Cryptographers have cracked software used to verify that images taken with Canon cameras haven't been altered. Russian password-cracking company ElcomSoft said on Tuesday that it's able to extract the original signing key from the Canon Original Data Security Kit and use it to validate fake photos. Canon has billed the service …
NIH syndrome strikes again
So the requirements say that a method to asymmetrically authenticate a message is needed. There are several digital signature algorithms available, many within reach of a Google search. What do we do? We'll ignore decades of crypto research and invent our own signing algorithm, of course.
method to asymmetrically authenticate a message
AIUI, the private key has to be accessible during signing, right? So it's in the camera.
Oh come on.....
A cracking/hacking/security outfit with a sense of humour?
That's got to be a first, and loudly applauded!
they did it for the lulz
Ooh, I can think of one other one:
What about Goatse security? (Gaping Holes Exposed)
Wouldn't like to have just spent £1000 or whatever they fleece people for to buy the program that authenticates photos.
Canon's meerkating people should put a positive spin on this by releasing new firmware updates for its cameras that removes the feature but only claims in the changelogs to have 'streamlined file format options to lengthen battery life'.
"The Russian company mocked the system by posting doctored photos authenticated by the system purporting to show Russian cosmonauts landing on the moon ahead of US astronauts and Joseph Stalin brandishing an iPhone."
Gotta love them.
As you may remember, one of Elcomsoft's own was jailed for a while in the US because Adobe's DRM got broken and they used the DMCA to jail the guy:
So, rubbing faces in it isn't so inappropriate, really.
pics on the link
Excellent fun mockups, but for me the statue of liberty with a sickel is purest win. Great to see such humour!
It can't work no matter how much crypto they use, can it ?
Even if they get the crypo right and the camera is tamper proof so that the signing key can't be extracted and the camera can't be fooled as to the time or its location, what's to stop me displaying a doctored ufo pic on a big screen in the back of my van, traveling to the correct location and there taking a picture of the screen ?
So long as the screen has much better pixel count and colour depth than the camera, it should be possible to transform the displayed image so as to totally control each pixel on the image that the camera takes, not so ?
As that Famous Saying Goes...
"The camera never lies..."
"...only the photographer"
(the last half is often forgotten)
"So long as the screen has much better pixel count and colour depth than the camera"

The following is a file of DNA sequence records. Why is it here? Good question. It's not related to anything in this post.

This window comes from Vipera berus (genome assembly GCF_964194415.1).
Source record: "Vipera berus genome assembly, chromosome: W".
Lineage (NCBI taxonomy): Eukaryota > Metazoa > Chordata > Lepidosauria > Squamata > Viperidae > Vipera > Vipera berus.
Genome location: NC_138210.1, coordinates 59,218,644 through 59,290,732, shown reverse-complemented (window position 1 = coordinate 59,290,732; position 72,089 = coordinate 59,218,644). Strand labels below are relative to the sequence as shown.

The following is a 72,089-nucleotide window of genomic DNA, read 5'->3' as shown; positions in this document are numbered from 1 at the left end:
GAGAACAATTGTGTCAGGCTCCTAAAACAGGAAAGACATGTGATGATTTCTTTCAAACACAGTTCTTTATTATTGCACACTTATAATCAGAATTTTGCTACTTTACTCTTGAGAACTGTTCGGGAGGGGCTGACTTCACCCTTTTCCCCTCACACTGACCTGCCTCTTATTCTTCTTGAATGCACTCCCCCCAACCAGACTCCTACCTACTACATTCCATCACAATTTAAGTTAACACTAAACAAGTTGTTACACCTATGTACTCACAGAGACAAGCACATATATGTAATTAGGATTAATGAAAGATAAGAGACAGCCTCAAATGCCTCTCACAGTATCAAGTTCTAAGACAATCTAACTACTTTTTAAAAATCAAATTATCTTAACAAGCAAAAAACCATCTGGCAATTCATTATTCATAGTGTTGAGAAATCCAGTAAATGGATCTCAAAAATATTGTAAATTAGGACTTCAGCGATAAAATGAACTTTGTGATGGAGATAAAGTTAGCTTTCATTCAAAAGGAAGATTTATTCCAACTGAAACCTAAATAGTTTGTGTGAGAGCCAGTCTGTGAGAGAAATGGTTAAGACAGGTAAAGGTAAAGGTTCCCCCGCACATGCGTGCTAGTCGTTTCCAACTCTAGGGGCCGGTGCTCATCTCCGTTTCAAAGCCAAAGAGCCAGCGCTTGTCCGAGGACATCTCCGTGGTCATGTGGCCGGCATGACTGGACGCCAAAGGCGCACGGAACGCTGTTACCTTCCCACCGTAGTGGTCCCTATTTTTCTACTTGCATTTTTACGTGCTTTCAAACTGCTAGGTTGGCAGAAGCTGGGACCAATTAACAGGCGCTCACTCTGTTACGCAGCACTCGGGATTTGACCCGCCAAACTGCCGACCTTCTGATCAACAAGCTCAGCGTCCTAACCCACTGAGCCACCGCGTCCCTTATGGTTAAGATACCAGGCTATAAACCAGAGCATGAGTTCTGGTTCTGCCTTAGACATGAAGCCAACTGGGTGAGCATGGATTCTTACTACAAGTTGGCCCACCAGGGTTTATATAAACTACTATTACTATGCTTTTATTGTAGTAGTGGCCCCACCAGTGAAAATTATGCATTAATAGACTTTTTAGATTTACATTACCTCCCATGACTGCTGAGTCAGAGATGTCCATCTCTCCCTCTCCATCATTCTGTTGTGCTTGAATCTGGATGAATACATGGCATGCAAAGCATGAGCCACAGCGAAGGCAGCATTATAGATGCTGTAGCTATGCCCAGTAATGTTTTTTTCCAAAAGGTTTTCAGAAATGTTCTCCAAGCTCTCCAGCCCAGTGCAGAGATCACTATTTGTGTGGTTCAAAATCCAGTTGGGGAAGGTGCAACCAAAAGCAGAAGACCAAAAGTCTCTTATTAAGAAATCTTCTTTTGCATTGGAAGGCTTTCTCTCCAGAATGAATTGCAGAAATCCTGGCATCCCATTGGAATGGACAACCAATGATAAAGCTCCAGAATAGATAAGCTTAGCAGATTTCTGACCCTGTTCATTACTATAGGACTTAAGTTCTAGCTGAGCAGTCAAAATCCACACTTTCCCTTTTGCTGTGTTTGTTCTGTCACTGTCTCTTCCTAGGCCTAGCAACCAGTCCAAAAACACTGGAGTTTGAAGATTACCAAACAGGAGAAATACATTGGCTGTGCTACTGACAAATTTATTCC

And where are you going to find a screen that meets those criteria then?
Re: It can't work no matter how much crypto they use, can it ?
Probably in that case the metadata is going to show a focus distance of a few feet ahead of the camera, not infinity as you would expect for a UFO in the sky, which may be a giveaway.
This is even if you could make your high resolution/color depth screen projection beat the camera's ability to detect, which seems unlikely in practice even though you might think it possible in theory.
It may be expensive, but it is certainly doable.
Essentially that's how many of the effects for B5 were done, except they found the trick of putting a mirror between the image to be captured and the camera. Apparently the defects inherent in the mirror introduce sufficient change from the sharp lines of a computer so the images look more realistic. I think I read in a Reg article comment somewhere that that was actually an old spy trick.
Photographers have been doing this for a really long time.
OK, if the focus mechanism uses a sensor which doesn't look through the lens, life gets complicated, but all you need to do is hold a magnifying glass in front of the camera lens.
Strictly speaking ...
I believe they are cryptanalysts. Cryptographers do the encrypting.
Sorry. Coat. Get
Another great win for security by obscurity
Or perhaps not.
well and truly taken to the cleaners
I'm not sure which is the best picture - the iPhone or the Statue of Liberty
(icon needed for 'laughed my tits off')
This is not a problem
Breaking crypto is against the law.
So no one should do it.
Every employee at ElcomSoft involved should now be in the gulag.
What do you mean "That's not how the world works"?
Tell that to the MAFIAA and their DMCA fanatics
previous work in this area
70% of the information is already there :
see end of section 2.4.2 in http://lclevy.free.fr/cr2/
- Geek's Guide to Britain INSIDE GCHQ: Welcome to Cheltenham's cottage industry
- Game Theory Is the next-gen console war already One?
- Analysis Spam and the Byzantine Empire: How Bitcoin tech REALLY works
- 'Catastrophic failure' of 3D-printed gun in Oz Police test
- VIDEO Herschel Space Observatory spots galaxies merging